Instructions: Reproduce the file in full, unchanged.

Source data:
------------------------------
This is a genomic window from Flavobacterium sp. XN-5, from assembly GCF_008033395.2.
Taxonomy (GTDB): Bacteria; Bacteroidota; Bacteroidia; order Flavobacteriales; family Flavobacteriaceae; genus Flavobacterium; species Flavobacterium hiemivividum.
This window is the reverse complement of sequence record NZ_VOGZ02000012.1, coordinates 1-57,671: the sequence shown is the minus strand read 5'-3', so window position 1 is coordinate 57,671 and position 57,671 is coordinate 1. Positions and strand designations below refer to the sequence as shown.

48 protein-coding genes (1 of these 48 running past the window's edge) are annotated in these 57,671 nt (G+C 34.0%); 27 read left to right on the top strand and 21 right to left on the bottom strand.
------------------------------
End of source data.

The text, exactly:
This is a genomic window from Flavobacterium sp. XN-5, from assembly GCF_008033395.2.
Taxonomy (GTDB): Bacteria; Bacteroidota; Bacteroidia; order Flavobacteriales; family Flavobacteriaceae; genus Flavobacterium; species Flavobacterium hiemivividum.
This window is the reverse complement of sequence record NZ_VOGZ02000012.1, coordinates 1-57,671: the sequence shown is the minus strand read 5'-3', so window position 1 is coordinate 57,671 and position 57,671 is coordinate 1. Positions and strand designations below refer to the sequence as shown.

48 protein-coding genes (1 of these 48 running past the window's edge) are annotated in these 57,671 nt (G+C 34.0%); 27 read left to right on the top strand and 21 right to left on the bottom strand.